That’s about it for the important plot stuff that’s going on, as far as I can tell. So what else really impressed me with chapter seven, in terms of the writing?

A few things. One is simply that there seems to be a lot of energy and enthusiasm in the bits with the old Mars movie stuff come to life. I can almost picture Diane having the time of her life as she’s writing it, and that’s certainly endearing to a reader, as long as you can relate at least minimally to that enthusiasm. It reminds me, actually, of an anecdote that the author related in an interview that’s included in the version of ‘High Wizardry’, when she talks about going to the drive-in as a young girl or something like that, and she got to see “First Spaceship to Venus.” When she was older, she had a friend tape it for her, and was a little shocked that it had managed to capture her imagination so much, since the special effects were so bad. But I guess that she still has a soft spot for old sci-fi movies.

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A Wizard of Mars – Chapter Five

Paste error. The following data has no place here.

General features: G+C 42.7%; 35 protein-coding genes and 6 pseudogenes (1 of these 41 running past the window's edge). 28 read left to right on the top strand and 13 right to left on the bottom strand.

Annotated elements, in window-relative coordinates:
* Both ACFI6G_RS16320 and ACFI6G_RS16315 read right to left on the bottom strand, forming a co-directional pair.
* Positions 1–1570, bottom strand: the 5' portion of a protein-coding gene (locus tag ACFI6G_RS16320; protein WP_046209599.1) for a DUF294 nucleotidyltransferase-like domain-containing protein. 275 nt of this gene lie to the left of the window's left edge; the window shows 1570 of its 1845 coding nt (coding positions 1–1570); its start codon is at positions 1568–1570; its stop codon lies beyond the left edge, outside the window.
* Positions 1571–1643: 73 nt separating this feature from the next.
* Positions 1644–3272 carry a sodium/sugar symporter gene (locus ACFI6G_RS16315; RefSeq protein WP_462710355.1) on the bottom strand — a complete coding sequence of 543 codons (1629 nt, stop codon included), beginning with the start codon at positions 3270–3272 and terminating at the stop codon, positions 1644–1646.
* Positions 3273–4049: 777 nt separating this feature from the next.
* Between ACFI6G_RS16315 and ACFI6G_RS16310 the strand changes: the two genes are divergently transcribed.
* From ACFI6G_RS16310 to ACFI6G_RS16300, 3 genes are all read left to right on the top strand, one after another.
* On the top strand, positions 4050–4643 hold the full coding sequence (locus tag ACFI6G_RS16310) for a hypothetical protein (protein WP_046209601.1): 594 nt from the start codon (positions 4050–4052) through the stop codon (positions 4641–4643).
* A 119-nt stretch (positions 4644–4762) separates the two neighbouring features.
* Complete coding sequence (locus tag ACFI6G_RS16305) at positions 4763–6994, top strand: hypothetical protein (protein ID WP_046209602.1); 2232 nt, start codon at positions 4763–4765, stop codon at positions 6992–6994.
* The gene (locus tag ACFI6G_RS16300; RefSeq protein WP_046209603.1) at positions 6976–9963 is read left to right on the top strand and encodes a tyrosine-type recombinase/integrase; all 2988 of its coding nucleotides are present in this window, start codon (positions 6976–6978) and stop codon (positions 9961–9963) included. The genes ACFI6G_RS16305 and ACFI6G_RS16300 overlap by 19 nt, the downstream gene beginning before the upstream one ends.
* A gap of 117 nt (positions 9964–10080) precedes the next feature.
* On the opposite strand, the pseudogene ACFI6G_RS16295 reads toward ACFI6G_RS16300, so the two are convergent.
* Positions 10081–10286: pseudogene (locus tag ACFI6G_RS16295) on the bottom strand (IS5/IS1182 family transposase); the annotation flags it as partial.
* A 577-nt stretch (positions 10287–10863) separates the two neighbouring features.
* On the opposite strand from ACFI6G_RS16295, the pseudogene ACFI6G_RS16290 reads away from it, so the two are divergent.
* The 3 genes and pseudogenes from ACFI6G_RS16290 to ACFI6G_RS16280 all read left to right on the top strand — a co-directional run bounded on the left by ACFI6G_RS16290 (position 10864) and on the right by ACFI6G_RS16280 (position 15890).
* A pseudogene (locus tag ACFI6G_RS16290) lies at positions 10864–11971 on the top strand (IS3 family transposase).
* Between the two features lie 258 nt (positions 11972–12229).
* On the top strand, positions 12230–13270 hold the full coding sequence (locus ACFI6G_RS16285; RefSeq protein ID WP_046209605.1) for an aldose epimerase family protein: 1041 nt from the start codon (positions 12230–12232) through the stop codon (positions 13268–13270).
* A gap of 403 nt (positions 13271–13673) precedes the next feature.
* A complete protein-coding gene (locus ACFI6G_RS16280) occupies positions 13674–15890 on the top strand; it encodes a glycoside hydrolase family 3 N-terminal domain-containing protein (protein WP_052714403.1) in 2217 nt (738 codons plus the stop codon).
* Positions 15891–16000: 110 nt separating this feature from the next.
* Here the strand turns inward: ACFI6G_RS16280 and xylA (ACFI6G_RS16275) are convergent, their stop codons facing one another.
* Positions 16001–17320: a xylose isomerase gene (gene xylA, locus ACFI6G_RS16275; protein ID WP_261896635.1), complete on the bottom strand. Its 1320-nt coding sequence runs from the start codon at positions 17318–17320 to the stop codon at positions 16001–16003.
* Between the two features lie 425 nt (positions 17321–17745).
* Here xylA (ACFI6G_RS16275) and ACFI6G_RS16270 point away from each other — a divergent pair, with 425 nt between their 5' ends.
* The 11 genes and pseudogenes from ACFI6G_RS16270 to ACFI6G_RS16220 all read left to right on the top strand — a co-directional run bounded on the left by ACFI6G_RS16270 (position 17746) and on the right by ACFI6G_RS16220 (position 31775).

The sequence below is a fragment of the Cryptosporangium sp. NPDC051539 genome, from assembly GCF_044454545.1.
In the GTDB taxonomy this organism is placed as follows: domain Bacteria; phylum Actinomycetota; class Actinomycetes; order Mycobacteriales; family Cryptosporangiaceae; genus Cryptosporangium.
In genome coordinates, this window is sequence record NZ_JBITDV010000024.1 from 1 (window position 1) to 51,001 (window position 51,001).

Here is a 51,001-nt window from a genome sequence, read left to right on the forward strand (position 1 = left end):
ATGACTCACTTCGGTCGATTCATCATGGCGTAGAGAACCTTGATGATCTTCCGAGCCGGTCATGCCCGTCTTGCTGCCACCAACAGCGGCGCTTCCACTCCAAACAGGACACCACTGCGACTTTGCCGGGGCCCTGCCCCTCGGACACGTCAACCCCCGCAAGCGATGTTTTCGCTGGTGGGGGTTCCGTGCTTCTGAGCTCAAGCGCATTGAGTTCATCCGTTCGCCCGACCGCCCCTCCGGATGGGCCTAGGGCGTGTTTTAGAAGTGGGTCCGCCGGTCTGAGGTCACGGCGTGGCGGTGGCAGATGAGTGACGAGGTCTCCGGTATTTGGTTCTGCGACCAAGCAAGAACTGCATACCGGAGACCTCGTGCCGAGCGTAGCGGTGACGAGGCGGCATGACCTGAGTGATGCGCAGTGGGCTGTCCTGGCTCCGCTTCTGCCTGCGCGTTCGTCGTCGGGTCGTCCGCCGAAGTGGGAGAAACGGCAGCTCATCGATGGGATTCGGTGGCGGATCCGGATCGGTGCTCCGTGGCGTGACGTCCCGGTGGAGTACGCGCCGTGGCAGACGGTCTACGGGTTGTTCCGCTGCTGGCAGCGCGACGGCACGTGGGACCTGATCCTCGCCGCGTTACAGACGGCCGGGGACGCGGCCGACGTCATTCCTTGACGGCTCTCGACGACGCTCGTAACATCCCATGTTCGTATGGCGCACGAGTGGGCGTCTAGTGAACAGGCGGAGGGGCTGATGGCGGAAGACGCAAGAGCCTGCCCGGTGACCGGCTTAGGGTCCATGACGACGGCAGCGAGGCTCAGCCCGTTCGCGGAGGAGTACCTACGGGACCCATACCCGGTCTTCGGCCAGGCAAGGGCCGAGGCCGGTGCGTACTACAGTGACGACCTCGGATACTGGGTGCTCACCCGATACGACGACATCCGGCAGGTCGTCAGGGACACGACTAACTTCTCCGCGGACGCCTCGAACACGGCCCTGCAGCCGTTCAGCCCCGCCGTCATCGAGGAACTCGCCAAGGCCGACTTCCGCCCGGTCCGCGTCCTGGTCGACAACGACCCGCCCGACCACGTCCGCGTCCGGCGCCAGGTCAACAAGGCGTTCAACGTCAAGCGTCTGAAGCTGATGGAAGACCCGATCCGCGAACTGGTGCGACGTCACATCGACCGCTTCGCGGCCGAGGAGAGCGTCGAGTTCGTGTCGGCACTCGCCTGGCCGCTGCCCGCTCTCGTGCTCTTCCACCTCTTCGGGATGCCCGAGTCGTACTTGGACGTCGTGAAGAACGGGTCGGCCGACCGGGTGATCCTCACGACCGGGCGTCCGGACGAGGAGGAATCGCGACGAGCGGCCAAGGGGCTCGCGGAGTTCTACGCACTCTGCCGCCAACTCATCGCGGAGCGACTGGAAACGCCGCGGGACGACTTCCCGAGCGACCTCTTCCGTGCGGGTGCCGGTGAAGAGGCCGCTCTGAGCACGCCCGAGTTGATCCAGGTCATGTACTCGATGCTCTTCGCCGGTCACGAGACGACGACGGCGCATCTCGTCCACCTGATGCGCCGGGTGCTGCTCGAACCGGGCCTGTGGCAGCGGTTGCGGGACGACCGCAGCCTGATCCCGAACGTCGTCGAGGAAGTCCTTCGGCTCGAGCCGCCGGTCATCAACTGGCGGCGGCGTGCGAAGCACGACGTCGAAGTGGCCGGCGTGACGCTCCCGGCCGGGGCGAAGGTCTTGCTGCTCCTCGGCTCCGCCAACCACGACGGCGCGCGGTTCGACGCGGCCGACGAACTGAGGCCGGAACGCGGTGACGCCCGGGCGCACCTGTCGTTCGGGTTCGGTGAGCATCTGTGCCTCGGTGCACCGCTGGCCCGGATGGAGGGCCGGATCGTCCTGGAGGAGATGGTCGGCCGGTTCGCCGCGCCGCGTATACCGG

February 9, 2011

A Wizard of Mars chapter index.

Okay, we’re back to Kit again. Kit misses Ponch. This was mentioned before, but we’ve got several more references in this chapter about how much Ponch being gone is hitting Kit, and so I thought I’d mention it here. From the ending to “Wizards at War,” I kind of got the impression that though the old Ponch was gone, Ponch would be able to spend time with Kit in his new sheepdog avatar – especially since it had been foreshadowed that nobody knew if the sheepdog had an owner in the neighborhood, back as early as “Wizard’s Holiday.” But that’s a minor point, and I can appreciate the angst of Kit being lonely because his dog’s gone, not to mention that having him actually take part in the plot might make certain things too easy or familiar.

We get an indirect answer to my question about Nita going back to Mars after everybody’s gone, too, via a text message in Kit’s manual, which made Kit think that Nita was scowling. And she doesn’t want to be bothered until after lunch, by which time I suspect Kit will be in the middle of other business, and thus our main characters will be separated for a good portion of the book.

So Kit’s up in the middle of the night, and antsy about his little discovery on Mars, so he decides to go back. He chats with the Edsel on his way out of the house, (who was mentioned as the source of the antenna back in ‘So you want to be a wizard’, but never shown as far as I recall,) transits over to Mars, and talks with a rock about the weather. And only an American wizard could possibly talk with a rock in the language of the Making, and translate those words into degrees Fahrenheit. Celsius or Kelvin would make much more sense to anybody else from planet Earth. The martian rock, presumably, hasn’t heard of any of them, and would use some kind of absolute scale that’s built into the Speech.